Topbar Beekeeping

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Is bee regulation coming to Santa Fe?

City May Put Rules on Bees

By Kiera Hay
Journal Staff Writer
The city of Santa Fe may buzz into the bee-regulating business under a new proposal from City Councilor Carmichael Dominguez.
But some in the New Mexico beekeeping community are questioning the need for the additional rules and bureaucracy for what is usually a backyard hobby.
Dominguez said he introduced the ordinance after fielding complaints about a beekeeper in his south Santa Fe district. Some neighbors "had some concerns because there were kids and members of the family who were allergic to bees," Dominguez said.
"I think it's relatively simple. This is something that has come from the constituency," Dominguez said.
His ordinance would require local beekeepers to register their apiaries with the city each year, a task that would include showing proof of an annual state inspection.
Beekeepers would also have to follow a handful of regulations that include keeping bees in movable frame hives, providing the insects with a source of water and limiting beekeepers on lots less than 10,000 square feet to four hives.
The measure would also prohibit colonies within 75 feet of a property line unless the bees are behind a wall, fence or dense vegetation barrier at least six feet high and extending 25 feet beyond the bees in every direction.
City staffers put the ordinance together after researching beekeeping regulations in other areas of the country, Dominguez said.
Alamogordo, which prohibits the activity altogether, is the only New Mexico city that now regulates beekeeping.
Kate Whealen of Santa Fe's Sangre de Cristo Beekeepers, said the trend in most communities around the country is toward deregulation and questioned whether the ordinance would be "an undue regulatory burden."
Most local beekeepers breed gentle bees and work hard to maintain a responsible operation and good relations with neighbors, she said.
"I think if they just say all beekeepers have to regulate and comply with blah, blah, blah, I think that would be a bit much," said Whealan. "This is like one apple spoiling the barrel."
The number of beekeepers in Santa Fe is hard to pin down, but sources the Journal spoke with estimate it to be at least 100.
If complaints about only one beekeeper are what's behind the measure, it might make more sense to deal with that person through the normal public complaint process, said Les Crowder, vice-president of the New Mexico Beekeepers Association. The local beekeeping community can also be a resource in troublesome situations, he added.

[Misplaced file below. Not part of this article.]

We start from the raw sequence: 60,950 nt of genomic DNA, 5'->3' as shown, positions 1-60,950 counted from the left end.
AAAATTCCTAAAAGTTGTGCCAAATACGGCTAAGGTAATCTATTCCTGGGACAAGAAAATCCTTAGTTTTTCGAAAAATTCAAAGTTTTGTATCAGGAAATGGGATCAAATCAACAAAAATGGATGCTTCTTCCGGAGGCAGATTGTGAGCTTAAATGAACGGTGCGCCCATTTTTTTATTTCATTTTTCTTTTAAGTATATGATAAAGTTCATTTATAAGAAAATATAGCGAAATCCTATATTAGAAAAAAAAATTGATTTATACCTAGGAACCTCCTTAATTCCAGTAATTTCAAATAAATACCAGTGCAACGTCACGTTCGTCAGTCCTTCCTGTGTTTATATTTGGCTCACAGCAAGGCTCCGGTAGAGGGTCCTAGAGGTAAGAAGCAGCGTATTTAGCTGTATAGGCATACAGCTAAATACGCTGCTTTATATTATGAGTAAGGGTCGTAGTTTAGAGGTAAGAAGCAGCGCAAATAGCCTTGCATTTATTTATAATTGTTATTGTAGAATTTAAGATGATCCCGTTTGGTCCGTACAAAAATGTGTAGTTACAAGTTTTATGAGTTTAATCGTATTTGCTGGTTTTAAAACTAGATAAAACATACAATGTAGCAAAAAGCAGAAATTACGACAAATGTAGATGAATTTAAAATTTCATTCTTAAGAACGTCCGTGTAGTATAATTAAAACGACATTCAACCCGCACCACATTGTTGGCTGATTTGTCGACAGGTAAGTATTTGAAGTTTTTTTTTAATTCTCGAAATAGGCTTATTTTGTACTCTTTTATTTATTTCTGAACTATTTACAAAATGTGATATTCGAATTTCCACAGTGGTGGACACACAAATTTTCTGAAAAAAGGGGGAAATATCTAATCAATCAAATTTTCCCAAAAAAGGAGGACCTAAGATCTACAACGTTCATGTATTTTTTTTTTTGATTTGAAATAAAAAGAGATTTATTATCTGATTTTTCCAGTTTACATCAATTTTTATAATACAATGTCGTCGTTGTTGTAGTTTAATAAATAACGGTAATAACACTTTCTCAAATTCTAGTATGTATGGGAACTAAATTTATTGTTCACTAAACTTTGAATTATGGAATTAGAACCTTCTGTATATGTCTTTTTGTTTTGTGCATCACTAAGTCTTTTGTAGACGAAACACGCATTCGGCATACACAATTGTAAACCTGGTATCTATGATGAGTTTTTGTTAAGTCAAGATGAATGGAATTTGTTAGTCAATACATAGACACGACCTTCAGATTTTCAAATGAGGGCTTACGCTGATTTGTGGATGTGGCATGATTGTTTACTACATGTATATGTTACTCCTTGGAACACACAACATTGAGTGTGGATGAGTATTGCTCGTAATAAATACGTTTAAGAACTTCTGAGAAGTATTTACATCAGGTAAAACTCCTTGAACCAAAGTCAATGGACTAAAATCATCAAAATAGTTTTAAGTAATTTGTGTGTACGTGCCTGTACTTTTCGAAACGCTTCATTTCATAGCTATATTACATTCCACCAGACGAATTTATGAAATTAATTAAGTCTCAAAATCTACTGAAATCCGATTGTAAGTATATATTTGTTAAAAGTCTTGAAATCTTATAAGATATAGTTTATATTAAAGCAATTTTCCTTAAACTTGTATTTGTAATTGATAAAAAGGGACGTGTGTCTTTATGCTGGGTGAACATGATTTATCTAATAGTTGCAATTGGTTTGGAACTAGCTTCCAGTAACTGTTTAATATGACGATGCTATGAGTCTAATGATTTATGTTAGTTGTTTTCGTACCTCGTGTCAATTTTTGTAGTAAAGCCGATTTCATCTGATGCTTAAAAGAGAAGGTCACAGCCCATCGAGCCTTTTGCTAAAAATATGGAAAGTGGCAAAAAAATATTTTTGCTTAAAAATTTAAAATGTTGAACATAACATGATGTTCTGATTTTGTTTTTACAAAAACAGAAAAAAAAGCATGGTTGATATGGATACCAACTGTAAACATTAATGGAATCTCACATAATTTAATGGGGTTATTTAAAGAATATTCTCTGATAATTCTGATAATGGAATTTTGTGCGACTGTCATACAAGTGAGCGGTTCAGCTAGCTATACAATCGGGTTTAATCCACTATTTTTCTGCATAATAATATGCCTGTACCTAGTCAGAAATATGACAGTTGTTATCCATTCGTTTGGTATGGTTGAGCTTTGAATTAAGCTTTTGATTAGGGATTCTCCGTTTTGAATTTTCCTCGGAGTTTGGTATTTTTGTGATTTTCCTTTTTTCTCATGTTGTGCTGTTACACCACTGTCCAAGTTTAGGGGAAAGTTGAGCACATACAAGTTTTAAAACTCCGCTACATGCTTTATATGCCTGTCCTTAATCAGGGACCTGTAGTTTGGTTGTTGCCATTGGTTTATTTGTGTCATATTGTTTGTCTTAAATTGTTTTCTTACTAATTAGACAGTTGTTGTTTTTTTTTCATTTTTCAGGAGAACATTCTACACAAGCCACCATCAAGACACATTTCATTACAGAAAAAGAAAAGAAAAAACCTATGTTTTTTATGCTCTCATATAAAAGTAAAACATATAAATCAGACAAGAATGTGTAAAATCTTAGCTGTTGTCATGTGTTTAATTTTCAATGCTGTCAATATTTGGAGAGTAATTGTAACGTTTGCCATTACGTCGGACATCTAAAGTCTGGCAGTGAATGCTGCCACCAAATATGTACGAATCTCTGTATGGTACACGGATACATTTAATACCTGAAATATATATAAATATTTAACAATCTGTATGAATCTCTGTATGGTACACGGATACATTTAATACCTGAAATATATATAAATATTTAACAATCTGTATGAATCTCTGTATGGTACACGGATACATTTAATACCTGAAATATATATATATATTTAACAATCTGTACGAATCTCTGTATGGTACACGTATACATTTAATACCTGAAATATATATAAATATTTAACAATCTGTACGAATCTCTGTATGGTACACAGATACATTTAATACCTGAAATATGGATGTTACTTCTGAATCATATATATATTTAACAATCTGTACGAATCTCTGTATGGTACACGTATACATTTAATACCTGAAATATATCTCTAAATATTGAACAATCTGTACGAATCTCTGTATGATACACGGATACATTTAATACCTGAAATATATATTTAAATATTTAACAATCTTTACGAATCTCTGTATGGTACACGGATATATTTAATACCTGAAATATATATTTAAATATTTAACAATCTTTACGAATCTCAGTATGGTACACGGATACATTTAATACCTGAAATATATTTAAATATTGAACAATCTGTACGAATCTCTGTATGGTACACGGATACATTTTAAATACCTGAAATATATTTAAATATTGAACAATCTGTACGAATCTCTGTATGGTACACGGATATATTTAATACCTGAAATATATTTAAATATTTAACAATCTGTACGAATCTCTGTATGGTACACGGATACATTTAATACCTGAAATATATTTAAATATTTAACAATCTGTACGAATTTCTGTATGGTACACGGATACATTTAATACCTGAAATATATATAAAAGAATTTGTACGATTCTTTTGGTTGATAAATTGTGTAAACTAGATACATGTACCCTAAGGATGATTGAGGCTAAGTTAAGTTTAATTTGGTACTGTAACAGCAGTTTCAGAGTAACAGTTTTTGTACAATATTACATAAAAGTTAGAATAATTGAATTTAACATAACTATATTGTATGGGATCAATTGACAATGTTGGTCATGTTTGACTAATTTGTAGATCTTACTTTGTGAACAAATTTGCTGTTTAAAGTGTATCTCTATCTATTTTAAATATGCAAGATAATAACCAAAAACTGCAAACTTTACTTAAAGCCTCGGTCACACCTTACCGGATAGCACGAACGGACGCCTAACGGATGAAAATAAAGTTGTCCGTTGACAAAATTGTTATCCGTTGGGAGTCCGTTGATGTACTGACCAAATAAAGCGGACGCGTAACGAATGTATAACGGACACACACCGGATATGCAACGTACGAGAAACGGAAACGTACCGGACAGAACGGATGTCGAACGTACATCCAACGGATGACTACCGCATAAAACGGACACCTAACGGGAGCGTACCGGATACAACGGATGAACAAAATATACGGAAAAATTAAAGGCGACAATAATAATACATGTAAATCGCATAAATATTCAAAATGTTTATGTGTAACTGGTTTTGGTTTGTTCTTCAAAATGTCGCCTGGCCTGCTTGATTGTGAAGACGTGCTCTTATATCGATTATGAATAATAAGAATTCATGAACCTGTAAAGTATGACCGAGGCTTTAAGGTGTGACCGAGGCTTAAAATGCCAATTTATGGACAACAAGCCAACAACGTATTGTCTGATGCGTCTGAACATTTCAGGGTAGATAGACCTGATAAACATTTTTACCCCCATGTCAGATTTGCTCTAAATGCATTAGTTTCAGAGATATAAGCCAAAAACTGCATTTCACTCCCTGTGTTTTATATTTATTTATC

"I guess I feel like it's one more layer (of regulation) that isn't really necessary," Crowder said. "I don't know that it would solve any problems. If there is a problem, we can work to solve it."
Neither Whealen nor Crowder were aware of the proposed ordinance until contacted by the Journal.
Dominguez's measure specifies that any bee colony in violation of the city's regulations, as well as nests of stinging insects such as hornets and wasps, are a public nuisance.
One potential problem with the ordinance is a requirement that Santa Fe beekeepers, upon registering with the city each year, produce "a copy of the annual inspection certificate from the New Mexico department of agriculture for each apiary under the beekeeper's management."
But the state doesn't inspect "hobbyist" beekeepers, according to state apiarist Greg Watson. While New Mexico's agricultural statutes do say hives should be inspected before owners are allowed to sell honey, it's outdated language that was written when there were concerns about bacterial contamination in honey, Watson said.
He said the state hasn't inspected hobbyist hives since at least 1987 and doesn't have the manpower to begin doing so now.
Otherwise, Watson said the requirements in Dominguez's ordinance appear reasonable to him.
"I'm not against regulations. I would think that these people (beekeepers) probably would welcome this. It's not going to prevent them from establishing colonies, and it will allow them to be good neighbors," he said.
The proposal gets its first public airing Monday at the city's Public Works meeting. The City Council is slated to vote on the matter May 25.

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